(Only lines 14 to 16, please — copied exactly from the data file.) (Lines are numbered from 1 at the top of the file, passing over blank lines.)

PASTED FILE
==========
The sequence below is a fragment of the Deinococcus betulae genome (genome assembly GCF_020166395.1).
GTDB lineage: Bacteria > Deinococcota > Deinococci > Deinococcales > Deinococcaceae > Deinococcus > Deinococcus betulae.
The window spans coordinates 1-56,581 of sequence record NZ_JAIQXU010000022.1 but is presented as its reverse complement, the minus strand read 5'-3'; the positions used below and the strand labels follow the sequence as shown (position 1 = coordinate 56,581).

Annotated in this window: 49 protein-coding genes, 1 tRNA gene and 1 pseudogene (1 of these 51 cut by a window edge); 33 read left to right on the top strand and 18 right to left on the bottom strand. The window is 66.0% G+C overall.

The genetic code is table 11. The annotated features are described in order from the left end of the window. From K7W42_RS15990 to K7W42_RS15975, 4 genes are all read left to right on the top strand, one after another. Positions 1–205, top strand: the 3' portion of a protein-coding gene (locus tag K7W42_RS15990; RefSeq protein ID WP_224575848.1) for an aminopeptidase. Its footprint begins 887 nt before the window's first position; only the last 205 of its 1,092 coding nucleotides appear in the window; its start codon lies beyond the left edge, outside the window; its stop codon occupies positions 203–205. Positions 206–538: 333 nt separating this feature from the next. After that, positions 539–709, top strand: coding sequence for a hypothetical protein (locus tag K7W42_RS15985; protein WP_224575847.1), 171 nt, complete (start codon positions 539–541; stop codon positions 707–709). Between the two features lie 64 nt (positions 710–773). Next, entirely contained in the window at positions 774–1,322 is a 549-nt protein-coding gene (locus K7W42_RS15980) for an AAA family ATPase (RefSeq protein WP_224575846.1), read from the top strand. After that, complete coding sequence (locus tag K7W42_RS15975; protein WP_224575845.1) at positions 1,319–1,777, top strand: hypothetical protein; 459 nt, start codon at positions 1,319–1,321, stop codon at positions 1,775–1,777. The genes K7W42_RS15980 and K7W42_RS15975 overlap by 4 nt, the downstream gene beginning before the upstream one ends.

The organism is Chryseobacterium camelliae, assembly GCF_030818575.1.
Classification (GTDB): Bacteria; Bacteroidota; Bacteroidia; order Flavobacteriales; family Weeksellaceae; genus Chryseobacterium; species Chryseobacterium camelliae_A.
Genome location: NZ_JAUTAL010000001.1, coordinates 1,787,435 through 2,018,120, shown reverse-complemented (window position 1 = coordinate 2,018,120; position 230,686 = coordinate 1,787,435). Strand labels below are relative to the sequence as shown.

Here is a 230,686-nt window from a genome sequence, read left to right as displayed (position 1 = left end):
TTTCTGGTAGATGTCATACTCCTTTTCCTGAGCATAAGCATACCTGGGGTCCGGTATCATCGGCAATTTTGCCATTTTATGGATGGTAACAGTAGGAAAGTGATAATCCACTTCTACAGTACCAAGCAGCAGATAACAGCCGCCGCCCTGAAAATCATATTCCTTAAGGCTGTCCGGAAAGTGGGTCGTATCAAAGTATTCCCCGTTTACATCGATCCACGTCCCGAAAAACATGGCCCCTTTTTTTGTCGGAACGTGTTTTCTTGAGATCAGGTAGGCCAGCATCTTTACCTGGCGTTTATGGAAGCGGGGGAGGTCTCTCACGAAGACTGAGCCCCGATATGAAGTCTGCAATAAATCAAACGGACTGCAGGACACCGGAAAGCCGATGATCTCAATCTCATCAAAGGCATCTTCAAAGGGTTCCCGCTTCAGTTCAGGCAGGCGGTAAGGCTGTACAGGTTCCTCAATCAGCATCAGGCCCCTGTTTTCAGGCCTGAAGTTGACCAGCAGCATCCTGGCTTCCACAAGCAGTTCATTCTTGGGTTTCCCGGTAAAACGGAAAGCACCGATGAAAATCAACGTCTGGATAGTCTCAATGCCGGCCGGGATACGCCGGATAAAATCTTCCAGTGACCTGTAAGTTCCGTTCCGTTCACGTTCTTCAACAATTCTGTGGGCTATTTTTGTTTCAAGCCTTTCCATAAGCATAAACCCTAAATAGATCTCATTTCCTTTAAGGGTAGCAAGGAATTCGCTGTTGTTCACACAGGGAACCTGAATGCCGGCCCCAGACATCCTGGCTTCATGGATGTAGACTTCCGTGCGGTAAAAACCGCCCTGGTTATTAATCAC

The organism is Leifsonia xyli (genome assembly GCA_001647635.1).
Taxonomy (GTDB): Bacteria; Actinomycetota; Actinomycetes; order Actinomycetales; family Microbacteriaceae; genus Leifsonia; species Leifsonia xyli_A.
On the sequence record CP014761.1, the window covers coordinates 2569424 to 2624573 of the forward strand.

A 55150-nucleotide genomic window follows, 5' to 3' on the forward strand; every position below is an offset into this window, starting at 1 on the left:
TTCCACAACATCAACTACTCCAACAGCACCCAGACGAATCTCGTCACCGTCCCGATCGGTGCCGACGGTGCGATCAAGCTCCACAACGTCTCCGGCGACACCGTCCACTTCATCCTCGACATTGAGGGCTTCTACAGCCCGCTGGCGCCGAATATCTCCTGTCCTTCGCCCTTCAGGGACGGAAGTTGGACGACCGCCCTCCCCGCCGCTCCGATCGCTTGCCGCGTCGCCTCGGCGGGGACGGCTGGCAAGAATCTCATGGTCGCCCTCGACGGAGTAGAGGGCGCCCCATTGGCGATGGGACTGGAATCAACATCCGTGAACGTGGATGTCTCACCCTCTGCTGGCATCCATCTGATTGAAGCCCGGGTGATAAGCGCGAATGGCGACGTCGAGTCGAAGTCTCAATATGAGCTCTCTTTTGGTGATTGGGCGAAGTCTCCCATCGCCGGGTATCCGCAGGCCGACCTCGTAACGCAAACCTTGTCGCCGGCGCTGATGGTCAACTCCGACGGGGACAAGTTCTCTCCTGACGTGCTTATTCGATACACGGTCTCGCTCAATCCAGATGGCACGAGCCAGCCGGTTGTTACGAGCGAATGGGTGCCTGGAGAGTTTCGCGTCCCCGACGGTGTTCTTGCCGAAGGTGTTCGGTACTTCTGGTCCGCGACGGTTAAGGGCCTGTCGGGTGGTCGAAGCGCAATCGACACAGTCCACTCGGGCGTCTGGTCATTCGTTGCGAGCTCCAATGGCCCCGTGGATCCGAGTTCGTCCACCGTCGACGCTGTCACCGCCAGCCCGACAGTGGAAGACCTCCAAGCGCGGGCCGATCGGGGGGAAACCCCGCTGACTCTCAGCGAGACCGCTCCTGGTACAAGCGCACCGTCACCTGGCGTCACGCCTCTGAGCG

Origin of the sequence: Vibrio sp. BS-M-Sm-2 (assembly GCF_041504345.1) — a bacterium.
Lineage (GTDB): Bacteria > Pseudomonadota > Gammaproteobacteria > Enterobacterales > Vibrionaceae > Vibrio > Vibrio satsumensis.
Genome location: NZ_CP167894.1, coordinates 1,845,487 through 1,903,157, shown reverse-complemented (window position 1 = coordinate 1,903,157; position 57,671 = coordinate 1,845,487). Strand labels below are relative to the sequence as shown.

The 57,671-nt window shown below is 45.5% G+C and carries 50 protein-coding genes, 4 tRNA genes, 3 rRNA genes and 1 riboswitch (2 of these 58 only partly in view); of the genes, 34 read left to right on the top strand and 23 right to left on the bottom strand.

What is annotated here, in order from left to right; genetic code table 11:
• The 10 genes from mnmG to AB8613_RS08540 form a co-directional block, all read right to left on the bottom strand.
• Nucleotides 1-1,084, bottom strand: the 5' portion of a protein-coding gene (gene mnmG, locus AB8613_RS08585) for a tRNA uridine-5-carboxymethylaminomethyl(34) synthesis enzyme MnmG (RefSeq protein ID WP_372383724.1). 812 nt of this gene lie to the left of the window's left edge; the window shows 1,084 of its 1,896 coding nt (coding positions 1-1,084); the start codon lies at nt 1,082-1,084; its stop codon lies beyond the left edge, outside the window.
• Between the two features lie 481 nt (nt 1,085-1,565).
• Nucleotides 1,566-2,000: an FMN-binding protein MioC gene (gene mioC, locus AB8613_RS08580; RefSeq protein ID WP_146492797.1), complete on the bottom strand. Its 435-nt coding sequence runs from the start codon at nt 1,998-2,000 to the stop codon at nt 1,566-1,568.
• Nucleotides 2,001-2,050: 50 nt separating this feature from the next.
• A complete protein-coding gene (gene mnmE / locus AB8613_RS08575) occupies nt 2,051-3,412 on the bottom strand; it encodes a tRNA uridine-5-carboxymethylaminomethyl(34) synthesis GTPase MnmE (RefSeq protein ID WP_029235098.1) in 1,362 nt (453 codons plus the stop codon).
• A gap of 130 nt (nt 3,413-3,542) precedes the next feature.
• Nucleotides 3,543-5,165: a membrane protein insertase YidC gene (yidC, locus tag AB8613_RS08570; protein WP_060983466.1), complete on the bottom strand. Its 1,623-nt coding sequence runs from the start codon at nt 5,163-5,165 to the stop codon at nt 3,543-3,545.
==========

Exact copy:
A 55150-nucleotide genomic window follows, 5' to 3' on the forward strand; every position below is an offset into this window, starting at 1 on the left:
TTCCACAACATCAACTACTCCAACAGCACCCAGACGAATCTCGTCACCGTCCCGATCGGTGCCGACGGTGCGATCAAGCTCCACAACGTCTCCGGCGACACCGTCCACTTCATCCTCGACATTGAGGGCTTCTACAGCCCGCTGGCGCCGAATATCTCCTGTCCTTCGCCCTTCAGGGACGGAAGTTGGACGACCGCCCTCCCCGCCGCTCCGATCGCTTGCCGCGTCGCCTCGGCGGGGACGGCTGGCAAGAATCTCATGGTCGCCCTCGACGGAGTAGAGGGCGCCCCATTGGCGATGGGACTGGAATCAACATCCGTGAACGTGGATGTCTCACCCTCTGCTGGCATCCATCTGATTGAAGCCCGGGTGATAAGCGCGAATGGCGACGTCGAGTCGAAGTCTCAATATGAGCTCTCTTTTGGTGATTGGGCGAAGTCTCCCATCGCCGGGTATCCGCAGGCCGACCTCGTAACGCAAACCTTGTCGCCGGCGCTGATGGTCAACTCCGACGGGGACAAGTTCTCTCCTGACGTGCTTATTCGATACACGGTCTCGCTCAATCCAGATGGCACGAGCCAGCCGGTTGTTACGAGCGAATGGGTGCCTGGAGAGTTTCGCGTCCCCGACGGTGTTCTTGCCGAAGGTGTTCGGTACTTCTGGTCCGCGACGGTTAAGGGCCTGTCGGGTGGTCGAAGCGCAATCGACACAGTCCACTCGGGCGTCTGGTCATTCGTTGCGAGCTCCAATGGCCCCGTGGATCCGAGTTCGTCCACCGTCGACGCTGTCACCGCCAGCCCGACAGTGGAAGACCTCCAAGCGCGGGCCGATCGGGGGGAAACCCCGCTGACTCTCAGCGAGACCGCTCCTGGTACAAGCGCACCGTCACCTGGCGTCACGCCTCTGAGCG

Origin of the sequence: Vibrio sp. BS-M-Sm-2 (assembly GCF_041504345.1) — a bacterium.